Background: Previous cohort studies have shown that persons with Alzheimer's disease (AD) have a higher risk of hip fractures but recent data from large representative cohorts is scarce.
Methods: We investigated the association between AD and prevalent and incident hip fractures in an exposure-matched cohort study conducted in Finland 2002-2009 (the Medication and Alzheimer's disease in 2005 study; MEDALZ-2005). The study population included all community-dwelling persons with verified AD diagnosis in Finland on December 31, 2005 and one matched comparison person per AD case (N = 56,186, mean age 79.9 (SD 6.8) years, range 42-101 years). The diagnosis of AD was extracted from a special reimbursement register. Data on hip fractures during 2002-2009 was extracted from the Finnish National hospital discharge register. Analyses of incident hip fractures (n = 2,861) were restricted to years 2006-2009.
Results: Persons with AD were twice as likely to have previous hip fracture in 2005 (odds ratio, 95% confidence interval 2.00, 1.82-2.20) than matched aged population without AD. They were also more likely to experience incident hip fracture during the four-year follow-up (hazard ratio, 95% confidence interval 2.57, 2.32-2.84, adjusted for health status, psychotropic drug and bisphosphonate use). The AD-associated risk increase decreased linearly across age groups. Although people with AD had higher risk of hip fractures regardless of sex, the risk increase was larger in men than women.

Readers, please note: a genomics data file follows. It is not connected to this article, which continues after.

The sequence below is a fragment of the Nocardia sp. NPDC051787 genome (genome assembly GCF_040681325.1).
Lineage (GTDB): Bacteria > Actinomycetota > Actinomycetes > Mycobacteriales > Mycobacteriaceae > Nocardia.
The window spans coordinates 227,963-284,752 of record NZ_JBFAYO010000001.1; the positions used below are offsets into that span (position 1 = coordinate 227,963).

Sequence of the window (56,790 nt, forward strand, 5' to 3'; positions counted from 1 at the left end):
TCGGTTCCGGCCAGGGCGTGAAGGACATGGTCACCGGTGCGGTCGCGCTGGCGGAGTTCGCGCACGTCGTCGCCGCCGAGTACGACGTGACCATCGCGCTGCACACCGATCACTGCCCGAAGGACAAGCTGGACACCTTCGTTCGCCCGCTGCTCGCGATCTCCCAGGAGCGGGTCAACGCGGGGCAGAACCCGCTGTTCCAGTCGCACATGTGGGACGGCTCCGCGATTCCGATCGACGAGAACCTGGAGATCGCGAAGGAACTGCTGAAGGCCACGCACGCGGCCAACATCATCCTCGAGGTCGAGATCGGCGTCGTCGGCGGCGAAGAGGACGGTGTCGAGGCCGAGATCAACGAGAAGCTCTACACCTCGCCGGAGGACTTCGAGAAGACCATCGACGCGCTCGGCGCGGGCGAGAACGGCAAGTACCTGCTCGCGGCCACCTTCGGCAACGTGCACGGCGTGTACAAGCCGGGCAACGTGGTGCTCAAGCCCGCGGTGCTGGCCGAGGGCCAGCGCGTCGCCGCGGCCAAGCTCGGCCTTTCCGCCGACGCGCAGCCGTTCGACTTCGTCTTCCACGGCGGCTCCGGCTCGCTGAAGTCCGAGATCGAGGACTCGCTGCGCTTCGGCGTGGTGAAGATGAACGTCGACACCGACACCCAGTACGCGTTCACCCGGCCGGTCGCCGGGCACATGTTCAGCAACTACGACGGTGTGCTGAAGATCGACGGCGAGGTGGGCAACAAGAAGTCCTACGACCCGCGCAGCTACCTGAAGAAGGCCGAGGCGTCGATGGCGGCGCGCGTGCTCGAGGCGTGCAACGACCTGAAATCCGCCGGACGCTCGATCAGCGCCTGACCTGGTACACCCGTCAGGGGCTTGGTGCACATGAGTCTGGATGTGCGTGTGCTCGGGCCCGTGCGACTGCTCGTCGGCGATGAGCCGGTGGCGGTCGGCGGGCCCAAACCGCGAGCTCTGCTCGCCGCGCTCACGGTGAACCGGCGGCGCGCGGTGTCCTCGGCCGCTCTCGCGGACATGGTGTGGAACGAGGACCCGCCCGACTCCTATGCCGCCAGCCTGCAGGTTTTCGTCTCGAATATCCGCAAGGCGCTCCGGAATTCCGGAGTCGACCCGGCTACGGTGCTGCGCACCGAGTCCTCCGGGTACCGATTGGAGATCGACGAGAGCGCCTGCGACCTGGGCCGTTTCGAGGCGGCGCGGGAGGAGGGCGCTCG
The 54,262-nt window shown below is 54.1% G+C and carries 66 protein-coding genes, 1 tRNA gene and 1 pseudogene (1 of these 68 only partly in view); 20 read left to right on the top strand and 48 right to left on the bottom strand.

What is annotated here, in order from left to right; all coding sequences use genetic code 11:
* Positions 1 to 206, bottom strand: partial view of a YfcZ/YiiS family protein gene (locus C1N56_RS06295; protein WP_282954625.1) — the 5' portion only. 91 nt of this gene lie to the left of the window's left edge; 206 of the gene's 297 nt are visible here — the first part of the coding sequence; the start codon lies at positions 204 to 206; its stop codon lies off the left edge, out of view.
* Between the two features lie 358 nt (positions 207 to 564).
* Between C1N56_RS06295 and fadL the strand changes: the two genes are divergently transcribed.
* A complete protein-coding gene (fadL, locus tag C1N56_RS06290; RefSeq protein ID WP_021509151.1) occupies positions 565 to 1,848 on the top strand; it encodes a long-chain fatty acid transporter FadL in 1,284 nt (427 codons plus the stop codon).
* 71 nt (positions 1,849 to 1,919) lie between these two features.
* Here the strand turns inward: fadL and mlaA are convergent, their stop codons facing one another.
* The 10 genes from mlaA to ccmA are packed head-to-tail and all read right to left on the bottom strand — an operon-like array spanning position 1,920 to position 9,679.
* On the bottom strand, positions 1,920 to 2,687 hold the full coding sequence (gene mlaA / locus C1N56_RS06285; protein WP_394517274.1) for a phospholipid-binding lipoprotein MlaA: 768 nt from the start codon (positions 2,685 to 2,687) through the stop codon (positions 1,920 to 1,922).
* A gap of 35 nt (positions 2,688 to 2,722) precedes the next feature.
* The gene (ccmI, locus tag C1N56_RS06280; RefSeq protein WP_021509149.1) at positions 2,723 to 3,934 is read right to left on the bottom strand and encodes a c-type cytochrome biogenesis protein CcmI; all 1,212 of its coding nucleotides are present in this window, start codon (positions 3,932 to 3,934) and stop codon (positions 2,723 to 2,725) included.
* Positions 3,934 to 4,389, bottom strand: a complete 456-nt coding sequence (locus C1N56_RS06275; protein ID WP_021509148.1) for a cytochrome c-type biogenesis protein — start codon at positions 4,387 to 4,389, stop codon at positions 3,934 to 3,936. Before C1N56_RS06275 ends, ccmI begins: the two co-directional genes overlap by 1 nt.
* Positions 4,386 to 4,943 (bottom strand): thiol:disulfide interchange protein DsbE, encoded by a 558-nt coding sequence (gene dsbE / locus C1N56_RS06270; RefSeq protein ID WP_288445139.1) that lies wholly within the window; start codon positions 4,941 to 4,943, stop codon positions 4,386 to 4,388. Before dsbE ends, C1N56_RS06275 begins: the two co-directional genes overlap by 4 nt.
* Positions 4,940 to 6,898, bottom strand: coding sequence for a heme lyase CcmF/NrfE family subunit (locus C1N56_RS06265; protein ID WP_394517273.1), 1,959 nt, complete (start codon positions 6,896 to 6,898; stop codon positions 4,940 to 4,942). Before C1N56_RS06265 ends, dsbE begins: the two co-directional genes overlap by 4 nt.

Conclusion: Findings from our nationwide study are in line with previous studies showing that persons with AD, regardless of sex or age, have higher risk of hip fracture in comparison to general population. Although there was some suggestion of effect modification by age or sex, AD was consistently associated with doubling of the risk of incident hip fracture.